That is exactly what the Commonwealth has already done through proposed siting of the NRWMF near Hawker on the cultural country of the Adnyamathanha people in the iconic Flinders Ranges in an acknowledged vicinity of special cultural heritage significance to traditional owners.

Including: that the vicinity and immediately adjoining property is an Indigenous Protected Area as a part of the National Reserve System instigated for protection by the Commonwealth, AND that the broad area is a precedent registered Story Line protected under the SA Aboriginal Heritage Act 1988.

Adnyamathanha people have rejected NRWMF Siting on their country and this must be respected.

Flawed Commonwealth practice in this matter to date must not be allowed to constrain due content in this ARPANSA Code, otherwise this Code will fail to realise community respect and support.

ARPANSA must now have the integrity to deliver a Code that mandates due practice in site selection which fully protects areas of special cultural heritage significance to Aboriginal people.

A finalised ARPANSA Code must explicitly respect Aboriginal people’s rights and interests.

That is preferable to “a final right of veto” which still forces Aboriginal people through a demanding lengthy site selection process threatening their cultural heritage and dividing & harming community.

  1. The Principal of Non-Imposition of Disposal Facility Siting must be an Object of the Code:

This RHC Draft Code unacceptably fails to reflect the Principal of International Best Practise that Nuclear & Radioactive Waste Disposal Facilities must not be imposed on unwilling communities.

A final Code must mandate a Principal to not impose Disposal Facility Siting on community.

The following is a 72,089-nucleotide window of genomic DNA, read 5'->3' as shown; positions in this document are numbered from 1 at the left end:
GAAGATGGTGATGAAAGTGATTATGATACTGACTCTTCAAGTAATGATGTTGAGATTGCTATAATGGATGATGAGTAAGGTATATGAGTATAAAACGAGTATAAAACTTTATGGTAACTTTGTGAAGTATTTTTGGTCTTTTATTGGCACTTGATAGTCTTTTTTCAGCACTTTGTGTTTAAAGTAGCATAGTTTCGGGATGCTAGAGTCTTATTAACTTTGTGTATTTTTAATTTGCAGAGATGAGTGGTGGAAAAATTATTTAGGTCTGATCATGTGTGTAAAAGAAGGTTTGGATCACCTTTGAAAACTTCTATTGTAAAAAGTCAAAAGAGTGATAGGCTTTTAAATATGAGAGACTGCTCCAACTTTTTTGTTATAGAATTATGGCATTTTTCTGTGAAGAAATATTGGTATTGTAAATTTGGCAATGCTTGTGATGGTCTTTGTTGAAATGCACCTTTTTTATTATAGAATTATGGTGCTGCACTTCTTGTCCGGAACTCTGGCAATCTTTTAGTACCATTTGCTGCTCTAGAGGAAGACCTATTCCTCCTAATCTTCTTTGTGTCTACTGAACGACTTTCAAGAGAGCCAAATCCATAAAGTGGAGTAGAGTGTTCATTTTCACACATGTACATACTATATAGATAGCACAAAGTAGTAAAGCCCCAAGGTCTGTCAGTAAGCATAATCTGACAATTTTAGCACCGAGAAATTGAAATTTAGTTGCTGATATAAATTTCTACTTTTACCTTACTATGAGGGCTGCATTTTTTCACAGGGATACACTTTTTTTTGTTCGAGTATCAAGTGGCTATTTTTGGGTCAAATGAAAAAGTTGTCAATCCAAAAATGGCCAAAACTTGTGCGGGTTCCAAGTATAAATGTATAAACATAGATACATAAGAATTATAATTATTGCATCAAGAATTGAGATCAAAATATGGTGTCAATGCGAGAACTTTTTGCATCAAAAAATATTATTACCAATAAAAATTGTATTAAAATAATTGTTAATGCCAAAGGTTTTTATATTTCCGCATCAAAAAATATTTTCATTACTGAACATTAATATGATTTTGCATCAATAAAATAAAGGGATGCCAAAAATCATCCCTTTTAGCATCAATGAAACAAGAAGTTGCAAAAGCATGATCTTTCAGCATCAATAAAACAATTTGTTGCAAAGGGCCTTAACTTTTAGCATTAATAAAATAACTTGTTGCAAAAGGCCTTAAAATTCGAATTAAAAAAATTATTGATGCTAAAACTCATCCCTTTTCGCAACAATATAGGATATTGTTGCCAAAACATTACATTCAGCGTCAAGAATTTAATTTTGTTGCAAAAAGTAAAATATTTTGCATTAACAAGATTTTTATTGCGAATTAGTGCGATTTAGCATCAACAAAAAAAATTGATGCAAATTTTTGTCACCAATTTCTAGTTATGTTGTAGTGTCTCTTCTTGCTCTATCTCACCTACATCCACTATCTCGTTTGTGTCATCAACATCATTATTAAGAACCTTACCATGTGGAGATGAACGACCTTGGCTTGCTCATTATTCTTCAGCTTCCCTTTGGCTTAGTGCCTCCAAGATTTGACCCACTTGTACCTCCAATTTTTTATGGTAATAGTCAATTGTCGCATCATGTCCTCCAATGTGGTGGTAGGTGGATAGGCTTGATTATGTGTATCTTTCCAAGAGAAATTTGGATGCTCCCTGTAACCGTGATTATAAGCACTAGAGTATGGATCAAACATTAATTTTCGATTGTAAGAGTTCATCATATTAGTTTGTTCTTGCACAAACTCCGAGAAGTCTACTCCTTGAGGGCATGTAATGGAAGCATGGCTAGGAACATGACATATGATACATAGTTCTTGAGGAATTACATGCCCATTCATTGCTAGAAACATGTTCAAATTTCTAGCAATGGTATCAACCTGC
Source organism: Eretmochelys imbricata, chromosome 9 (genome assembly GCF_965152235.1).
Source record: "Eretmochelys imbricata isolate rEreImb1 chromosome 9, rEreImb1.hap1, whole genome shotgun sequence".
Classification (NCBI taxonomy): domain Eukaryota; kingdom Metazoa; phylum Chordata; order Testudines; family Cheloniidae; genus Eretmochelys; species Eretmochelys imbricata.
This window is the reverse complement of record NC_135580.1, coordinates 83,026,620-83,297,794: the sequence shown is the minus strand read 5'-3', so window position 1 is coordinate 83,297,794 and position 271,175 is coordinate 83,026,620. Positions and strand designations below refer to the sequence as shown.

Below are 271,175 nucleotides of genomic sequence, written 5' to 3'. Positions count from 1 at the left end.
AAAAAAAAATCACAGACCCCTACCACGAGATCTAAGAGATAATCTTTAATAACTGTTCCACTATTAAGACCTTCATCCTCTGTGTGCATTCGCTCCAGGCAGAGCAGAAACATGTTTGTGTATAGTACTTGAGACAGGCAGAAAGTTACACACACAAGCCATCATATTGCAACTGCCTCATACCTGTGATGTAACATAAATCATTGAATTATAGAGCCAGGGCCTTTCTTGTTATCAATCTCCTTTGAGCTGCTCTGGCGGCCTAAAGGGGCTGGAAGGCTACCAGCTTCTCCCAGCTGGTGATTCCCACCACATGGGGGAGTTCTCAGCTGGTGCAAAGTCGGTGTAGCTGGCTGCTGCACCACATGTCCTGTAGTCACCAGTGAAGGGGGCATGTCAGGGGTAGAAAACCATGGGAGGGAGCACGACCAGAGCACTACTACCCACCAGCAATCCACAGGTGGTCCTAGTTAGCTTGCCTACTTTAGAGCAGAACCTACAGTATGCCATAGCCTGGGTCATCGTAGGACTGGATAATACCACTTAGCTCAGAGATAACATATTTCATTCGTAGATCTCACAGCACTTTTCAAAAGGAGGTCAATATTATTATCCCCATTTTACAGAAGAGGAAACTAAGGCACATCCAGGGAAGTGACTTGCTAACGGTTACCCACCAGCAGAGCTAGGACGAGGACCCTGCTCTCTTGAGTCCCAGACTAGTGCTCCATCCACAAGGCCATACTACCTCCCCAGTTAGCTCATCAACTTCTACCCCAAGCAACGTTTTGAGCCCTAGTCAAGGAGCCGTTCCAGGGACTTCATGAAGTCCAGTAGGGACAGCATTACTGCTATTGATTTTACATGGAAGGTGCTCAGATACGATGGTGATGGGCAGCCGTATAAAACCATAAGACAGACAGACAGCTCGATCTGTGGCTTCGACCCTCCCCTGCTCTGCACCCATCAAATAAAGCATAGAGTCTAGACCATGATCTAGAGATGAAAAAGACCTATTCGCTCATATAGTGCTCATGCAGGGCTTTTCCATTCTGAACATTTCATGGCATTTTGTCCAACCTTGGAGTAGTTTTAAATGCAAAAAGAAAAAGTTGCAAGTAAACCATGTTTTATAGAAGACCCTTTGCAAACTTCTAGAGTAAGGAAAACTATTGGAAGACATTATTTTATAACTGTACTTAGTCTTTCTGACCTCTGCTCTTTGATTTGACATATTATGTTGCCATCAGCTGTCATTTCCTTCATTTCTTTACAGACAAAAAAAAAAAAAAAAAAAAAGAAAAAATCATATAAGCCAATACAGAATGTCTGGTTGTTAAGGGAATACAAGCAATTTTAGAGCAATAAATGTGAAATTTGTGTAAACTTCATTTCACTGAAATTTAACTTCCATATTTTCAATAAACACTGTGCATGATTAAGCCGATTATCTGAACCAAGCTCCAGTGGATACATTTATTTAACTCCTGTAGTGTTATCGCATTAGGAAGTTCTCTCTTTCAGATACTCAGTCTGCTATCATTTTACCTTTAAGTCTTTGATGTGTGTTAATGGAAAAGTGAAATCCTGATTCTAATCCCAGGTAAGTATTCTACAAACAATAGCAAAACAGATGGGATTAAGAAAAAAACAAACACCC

Disposal Facility Site selection is a National, a State, a regional and a local community core issue.

Disposal Facility Site selection is not only an issue for local communities or for local ‘consent’.

The Commonwealth NRWMF process to date has been flawed in this respect, in targeting local communities and in addressing only local consent, while ignoring broad State and regional issues.

ARPANSA has to recognise the Storage and Disposal of nuclear wastes affects the rights, interests and safety of all South Australians and is prohibited in our State under the Nuclear Waste Storage (Prohibition) Act 2000.

The import, transport, storage and disposal of ANSTO irradiated nuclear fuel wastes & reprocessed nuclear wastes were prohibited in SA under the leadership of Liberal Premier John Olsen in 2000: 3

 

“The Objects of this Act are to protect the health, safety and welfare of the people of South Australia and to protect the environment in which they live by prohibiting the establishment of certain nuclear waste storage facilities in this State”

Labor Premier Mike Rann then extended this legislation to prohibit other classes of nuclear wastes.

Initially, the Commonwealth claimed to forego co-location of the Store for nuclear fuel waste & for Intermediate level wastes in SA, and then abandoned any nuclear dump siting in SA in mid-2004.

Since April 2016 the Commonwealth has solely targeted proposed NRWMF sites in South Australia.

The NRWMF process to date and this RHC Draft Code fail to recognise the will of the Parliament and the people of SA expressed in clear State legislation that proposed NRWMF siting is illegal in SA.

The illegality of proposed NRWMF Siting in SA is proof of intended Commonwealth imposition of NRWMF Siting onto the people of SA – at State wide, regional and local community level.

Any imposition of Disposal Facility Siting is untenable and will be strongly and effectively resisted by community across South Australia.

ARPANSA has to address this matter or see this Code and proposed NRWMF Siting continue to fail.

 

Yours sincerely

Mr David J Noonan B.Sc., M.Env.St.

Independent Environment Campaigner

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March 2, 2018 - Posted by | AUSTRALIA - NATIONAL, Federal nuclear waste dump